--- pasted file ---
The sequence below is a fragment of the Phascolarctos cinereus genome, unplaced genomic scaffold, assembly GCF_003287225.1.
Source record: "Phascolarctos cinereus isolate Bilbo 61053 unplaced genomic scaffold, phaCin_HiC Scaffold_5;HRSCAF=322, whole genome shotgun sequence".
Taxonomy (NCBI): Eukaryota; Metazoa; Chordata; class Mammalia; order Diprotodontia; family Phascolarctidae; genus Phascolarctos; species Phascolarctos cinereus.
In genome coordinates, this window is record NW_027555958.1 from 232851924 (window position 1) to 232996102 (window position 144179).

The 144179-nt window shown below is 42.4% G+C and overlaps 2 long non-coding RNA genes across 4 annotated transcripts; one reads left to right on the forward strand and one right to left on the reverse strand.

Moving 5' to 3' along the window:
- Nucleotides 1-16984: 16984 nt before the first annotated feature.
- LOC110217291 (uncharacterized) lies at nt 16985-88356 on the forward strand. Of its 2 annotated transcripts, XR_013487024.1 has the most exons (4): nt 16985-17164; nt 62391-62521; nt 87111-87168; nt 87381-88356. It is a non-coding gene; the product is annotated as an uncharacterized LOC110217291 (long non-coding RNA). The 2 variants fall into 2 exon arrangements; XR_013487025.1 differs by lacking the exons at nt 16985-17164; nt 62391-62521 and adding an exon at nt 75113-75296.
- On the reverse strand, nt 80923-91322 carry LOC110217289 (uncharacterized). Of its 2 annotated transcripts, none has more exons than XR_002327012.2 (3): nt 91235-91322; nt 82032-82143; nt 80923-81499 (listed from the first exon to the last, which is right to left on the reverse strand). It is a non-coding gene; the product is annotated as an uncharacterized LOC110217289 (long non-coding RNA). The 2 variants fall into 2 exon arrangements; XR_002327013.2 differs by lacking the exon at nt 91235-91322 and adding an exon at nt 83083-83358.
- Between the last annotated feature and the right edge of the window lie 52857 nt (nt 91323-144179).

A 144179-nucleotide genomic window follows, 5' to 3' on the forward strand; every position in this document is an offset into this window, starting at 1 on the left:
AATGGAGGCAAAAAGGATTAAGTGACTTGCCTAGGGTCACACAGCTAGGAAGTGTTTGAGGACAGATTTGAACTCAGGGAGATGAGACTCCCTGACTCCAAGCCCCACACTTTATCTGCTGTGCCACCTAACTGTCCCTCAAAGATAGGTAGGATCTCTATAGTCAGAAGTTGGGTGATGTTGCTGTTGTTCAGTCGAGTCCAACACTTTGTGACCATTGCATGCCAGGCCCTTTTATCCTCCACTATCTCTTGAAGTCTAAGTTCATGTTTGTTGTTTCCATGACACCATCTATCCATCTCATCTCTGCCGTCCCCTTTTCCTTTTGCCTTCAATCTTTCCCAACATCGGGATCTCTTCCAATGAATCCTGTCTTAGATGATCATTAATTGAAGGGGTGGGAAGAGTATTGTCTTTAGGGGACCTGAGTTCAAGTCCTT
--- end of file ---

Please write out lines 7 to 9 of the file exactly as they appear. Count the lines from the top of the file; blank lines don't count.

- Nucleotides 1-16984: 16984 nt before the first annotated feature.
- LOC110217291 (uncharacterized) lies at nt 16985-88356 on the forward strand. Of its 2 annotated transcripts, XR_013487024.1 has the most exons (4): nt 16985-17164; nt 62391-62521; nt 87111-87168; nt 87381-88356. It is a non-coding gene; the product is annotated as an uncharacterized LOC110217291 (long non-coding RNA). The 2 variants fall into 2 exon arrangements; XR_013487025.1 differs by lacking the exons at nt 16985-17164; nt 62391-62521 and adding an exon at nt 75113-75296.
- On the reverse strand, nt 80923-91322 carry LOC110217289 (uncharacterized). Of its 2 annotated transcripts, none has more exons than XR_002327012.2 (3): nt 91235-91322; nt 82032-82143; nt 80923-81499 (listed from the first exon to the last, which is right to left on the reverse strand). It is a non-coding gene; the product is annotated as an uncharacterized LOC110217289 (long non-coding RNA). The 2 variants fall into 2 exon arrangements; XR_002327013.2 differs by lacking the exon at nt 91235-91322 and adding an exon at nt 83083-83358.